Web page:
Book review: The Butterfly Cabinet by Bernie McGill

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The death of an upper class couple’s young daughter rocks Victorian society... particularly when her mother is implicated in the tragedy.

But there are always two sides to a story and, in this case, the child’

s nanny harbours a shocking secret that will take 70 years to unravel.

Bernie McGill’s haunting debut novel, inspired by real events, is a thing of beauty – powerful storytelling wrapped in layers of lyrical prose, intrigue and universal themes like motherhood, obsession and death.

Set in Northern Ireland, the narrative weaves between the 19th and 20th centuries and follows the alternating accounts of Harriet Ormond, mother of four-year-old Charlotte, and Maddie McGlade, a former nanny at the ‘big house’ near Portstewart.

As the past slowly blends into the present, the hidden truths that ripped apart a family start to become painfully clear...

When Anna, the young woman she cared for as a child, announces her intention to visit elderly Maddie McGlade, the former nanny realises that this is her last chance to unburden herself of a story that has gnawed at her for decades.

For Maddie, rather like the butterfly cabinet she keeps safely under lock and key, has for too long guarded a secret about the day four-year- old Charlotte Ormond died.

Finally, Maddie knows that Harriet’s granddaughter Anna is ready to hear what really happened at the ‘big house’ and as the old lady’s mind drifts back through the years, the story of Charlotte’s mother, Harriet Ormond, begins to take shape.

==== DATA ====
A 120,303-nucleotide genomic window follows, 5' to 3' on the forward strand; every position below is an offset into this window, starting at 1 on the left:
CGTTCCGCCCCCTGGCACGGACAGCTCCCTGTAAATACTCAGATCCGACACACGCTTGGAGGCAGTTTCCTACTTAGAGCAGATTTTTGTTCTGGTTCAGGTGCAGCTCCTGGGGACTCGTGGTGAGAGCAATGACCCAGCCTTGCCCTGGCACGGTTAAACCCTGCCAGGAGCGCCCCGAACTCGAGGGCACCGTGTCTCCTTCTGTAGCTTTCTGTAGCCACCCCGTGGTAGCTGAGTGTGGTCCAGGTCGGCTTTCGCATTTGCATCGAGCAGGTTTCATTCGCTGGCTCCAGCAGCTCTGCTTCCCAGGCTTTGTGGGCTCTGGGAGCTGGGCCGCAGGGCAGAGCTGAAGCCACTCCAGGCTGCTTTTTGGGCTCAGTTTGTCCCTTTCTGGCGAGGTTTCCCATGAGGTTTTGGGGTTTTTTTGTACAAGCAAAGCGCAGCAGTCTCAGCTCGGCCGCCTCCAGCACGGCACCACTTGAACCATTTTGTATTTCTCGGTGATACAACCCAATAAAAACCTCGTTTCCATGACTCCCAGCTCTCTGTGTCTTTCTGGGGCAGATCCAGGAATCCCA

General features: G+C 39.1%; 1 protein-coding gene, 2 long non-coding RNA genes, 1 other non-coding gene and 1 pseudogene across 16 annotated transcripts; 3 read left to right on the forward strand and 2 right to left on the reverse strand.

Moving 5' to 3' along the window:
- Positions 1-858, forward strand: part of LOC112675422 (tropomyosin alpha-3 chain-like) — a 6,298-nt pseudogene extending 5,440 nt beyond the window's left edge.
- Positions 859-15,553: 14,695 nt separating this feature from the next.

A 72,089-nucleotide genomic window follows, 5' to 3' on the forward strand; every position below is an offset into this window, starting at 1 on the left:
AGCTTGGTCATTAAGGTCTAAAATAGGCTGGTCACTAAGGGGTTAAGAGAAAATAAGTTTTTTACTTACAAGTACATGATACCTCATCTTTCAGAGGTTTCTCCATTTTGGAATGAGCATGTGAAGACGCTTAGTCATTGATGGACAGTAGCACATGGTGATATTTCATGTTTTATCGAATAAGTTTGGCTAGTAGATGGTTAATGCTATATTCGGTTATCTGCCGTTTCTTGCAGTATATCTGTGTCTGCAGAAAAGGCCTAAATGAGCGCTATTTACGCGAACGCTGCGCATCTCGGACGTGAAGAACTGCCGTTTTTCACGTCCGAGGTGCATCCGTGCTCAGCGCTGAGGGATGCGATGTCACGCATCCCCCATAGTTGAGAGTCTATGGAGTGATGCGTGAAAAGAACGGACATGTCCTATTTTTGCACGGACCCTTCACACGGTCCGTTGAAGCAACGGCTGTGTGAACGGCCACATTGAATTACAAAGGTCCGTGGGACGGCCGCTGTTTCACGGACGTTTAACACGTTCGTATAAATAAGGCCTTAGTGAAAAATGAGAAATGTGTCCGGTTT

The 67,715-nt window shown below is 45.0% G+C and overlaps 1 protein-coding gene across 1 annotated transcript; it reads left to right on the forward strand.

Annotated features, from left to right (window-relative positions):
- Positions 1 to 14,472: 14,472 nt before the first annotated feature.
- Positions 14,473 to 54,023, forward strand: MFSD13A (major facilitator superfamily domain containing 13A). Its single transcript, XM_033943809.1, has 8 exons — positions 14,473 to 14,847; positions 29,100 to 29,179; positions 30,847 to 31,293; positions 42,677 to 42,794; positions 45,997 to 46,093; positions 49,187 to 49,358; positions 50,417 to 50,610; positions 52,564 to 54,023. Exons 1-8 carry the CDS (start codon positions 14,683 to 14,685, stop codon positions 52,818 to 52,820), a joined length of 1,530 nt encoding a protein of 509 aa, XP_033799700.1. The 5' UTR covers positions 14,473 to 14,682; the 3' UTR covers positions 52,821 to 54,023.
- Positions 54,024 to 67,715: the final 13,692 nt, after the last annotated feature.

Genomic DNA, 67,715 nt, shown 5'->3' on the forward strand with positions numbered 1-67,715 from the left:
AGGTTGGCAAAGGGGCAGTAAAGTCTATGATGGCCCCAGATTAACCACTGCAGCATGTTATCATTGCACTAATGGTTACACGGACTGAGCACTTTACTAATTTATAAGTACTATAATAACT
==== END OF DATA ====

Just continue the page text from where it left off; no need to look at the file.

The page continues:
A proud, uncompromising woman, Harriet liked her servants, including Maddie, to keep their noses out of the affairs of their ‘betters.’

Her great passion was collecting butterflies and pinning them under glass, a pastime she much preferred to her roles as mother of a large family and mistress of her remote Irish estate.

When Charlotte died in mysterious circumstances, the local community was quick to judge her and Harriet would not stoop to defend herself, even if it meant going to prison.

But her journals reveal a more complex truth, not just about Charlotte’

s death but also about Harriet’s own childhood...

McGill’s carefully crafted story opens up a sequence of unanswered questions and as we peer into the darkest corners of each woman’s heart, the answers are revealed in an emotional and page-turning journey into the past.

Compelling and multi-layered, The Butterfly Cabinet is an unforgettable debut.

(Headline Review, paperback, £7.99)

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